Subscriber OnlyOpinion

Finn McRedmond: Why should we expect Britain to mark the centenary of the Treaty?

Irish outcry over Westminster’s apathy towards the anniversary is myopic

The centenary of the Anglo-Irish Treaty's signing flew past in London without even a whimper, let alone a bang. For a nation whose diplomatic interests are currently shackled by the quirks of Northern Ireland, might this strike us as a little odd? It was, of course, the treaty that established this unique – and oftentimes hairy – constitutional arrangement.

The UK comes under frequent criticism for its disinterest in Ireland's history and domestic politics. In the run-up to the Brexit referendum there was no shortage of voices in Dublin and Belfast pointing out the difficulties the Border might cause as Britain negotiated its exit from the EU. Westminster's refusal to heed those warnings from across the Irish Sea became totemic of this indifference.

And although the indifference might be casual in intention, it is enormously consequential in reality. The stickiness of Northern Ireland’s status has far-reaching impacts on the machinery of British politics. The current British administration must know that better than anyone as it works its way through the nigh-impossible task of leaving the single market while maintaining an open Border on the island of Ireland and avoiding a border in the Irish Sea.

We might say the key to unlocking all the difficulties and peculiarities of this arrangement lies first with understanding the Anglo-Irish Treaty: an exercise in investigating the cause, rather than the symptoms, of the problem. We learn history to come to fuller understandings of the present, after all.


Irish reaction

The anniversary's absence from public discourse in Britain certainly hasn't gone unnoticed in Ireland. Just another example of Westminster's navel-gazing dismissals of the Anglo-Irish relationship! Is it arrogance or foolishness that motivates the apathy the treaty's centenary generated in London? Do the British people not even know how the United Kingdom came to be reconstituted?

Maybe all of this is fair. But it strikes me as an intellectual misfire. It emerges from a place that massively overstates the importance of anniversaries. It prioritises commemoration over practical policy design. It seems far more concerned with a needy desire for attention than it is with forward thinking and problem solving. And it suffers from a myopia we are so quick to accuse the British establishment of exhibiting.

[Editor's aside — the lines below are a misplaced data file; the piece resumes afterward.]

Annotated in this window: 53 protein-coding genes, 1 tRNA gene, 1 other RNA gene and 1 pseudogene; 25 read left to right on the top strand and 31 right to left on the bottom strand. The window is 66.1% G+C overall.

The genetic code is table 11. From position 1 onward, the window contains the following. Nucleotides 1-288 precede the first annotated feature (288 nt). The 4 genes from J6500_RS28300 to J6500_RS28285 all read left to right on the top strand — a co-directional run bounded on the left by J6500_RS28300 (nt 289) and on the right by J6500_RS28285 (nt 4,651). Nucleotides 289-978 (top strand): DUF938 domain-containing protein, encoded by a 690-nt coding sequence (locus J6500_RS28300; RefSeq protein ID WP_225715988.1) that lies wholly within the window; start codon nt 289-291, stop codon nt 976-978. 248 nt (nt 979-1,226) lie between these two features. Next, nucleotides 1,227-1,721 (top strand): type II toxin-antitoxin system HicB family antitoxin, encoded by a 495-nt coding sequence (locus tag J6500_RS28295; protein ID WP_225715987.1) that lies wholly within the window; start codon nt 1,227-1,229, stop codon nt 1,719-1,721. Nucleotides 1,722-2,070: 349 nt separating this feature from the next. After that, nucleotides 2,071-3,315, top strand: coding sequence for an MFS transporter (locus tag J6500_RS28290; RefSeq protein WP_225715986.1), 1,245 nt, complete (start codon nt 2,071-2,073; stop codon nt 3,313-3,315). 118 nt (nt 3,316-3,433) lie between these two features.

For a start, countries are not often in the business of celebrating their failures. The treaty saw the break-up of the UK and laid the groundwork for the fully independent Republic of Ireland. Its impacts have reverberated through history, establishing a state that was long at war, only recently at peace, and still awaiting true reconciliation. This is not exactly one to write home about, and it ought not surprise us that the Conservative Party are not extolling the successes of the arrangement.

And although the treaty is of huge importance for its impacts on contemporary politics, its anniversary of course means nothing in and of itself. Because what is a centenary other than a round number? The timing might be ironic, as the UK ponders triggering article 16 and is still locked in near-diplomatic-war over the precise post-Brexit trading arrangements with the EU. But this is a mere coincidence of history nonetheless.

So attaching too much importance to the commemoration of the centenary risks eliding two problems. Acknowledging the events of 100 years ago is one thing. But doing so will have no tangible impact on the far more pressing concern: requiring Westminster to pay attention to the complications of the Irish Border, and designing practical and workable policies to solve otherwise intractable problems.

Understanding how to establish a trading arrangement that protects peace in Northern Ireland matters, a few words from Boris Johnson on the signing of the document that led us here 100 years ago does not.

Foundational problem

And here is the foundational problem. Ireland’s tendency to decry Westminster’s consistent failure to pay heed to its politics is often fair. But it can get ahead of itself. And we can forget the obvious fact that Britain has its own domestic politics and history to reckon with. Although Ireland is central to the technicalities of Brexit, the decision to leave the EU was about something totally different. We must resist the creeping temptation to demand all of Britain’s political considerations be viewed through the prism of Anglo-Irish relations.

And simply because Johnson is not pontificating about the anniversary in the Commons, it does not mean no acknowledgement was made. In October I went to an exhibition – The Treaty, 1921: Records from the Archives – held by the Irish Embassy in London in collaboration with the National Archives of Ireland, the National Archives of the UK, and the British Academy.

Addressing the attendees, Irish Ambassador to the UK Adrian O’Neill spoke of the importance of accurate and respectful commemoration for this period of profound consequence for Ireland and the UK. These quiet gestures matter as poignant reminders of what remains between these two islands.

And they provide us with encouragement that we can find resolution to the apparent impasse the two islands find themselves in, as the relationship is at a nadir. But it is practical solutions that ultimately matter: we should be careful not to get lost in the noise.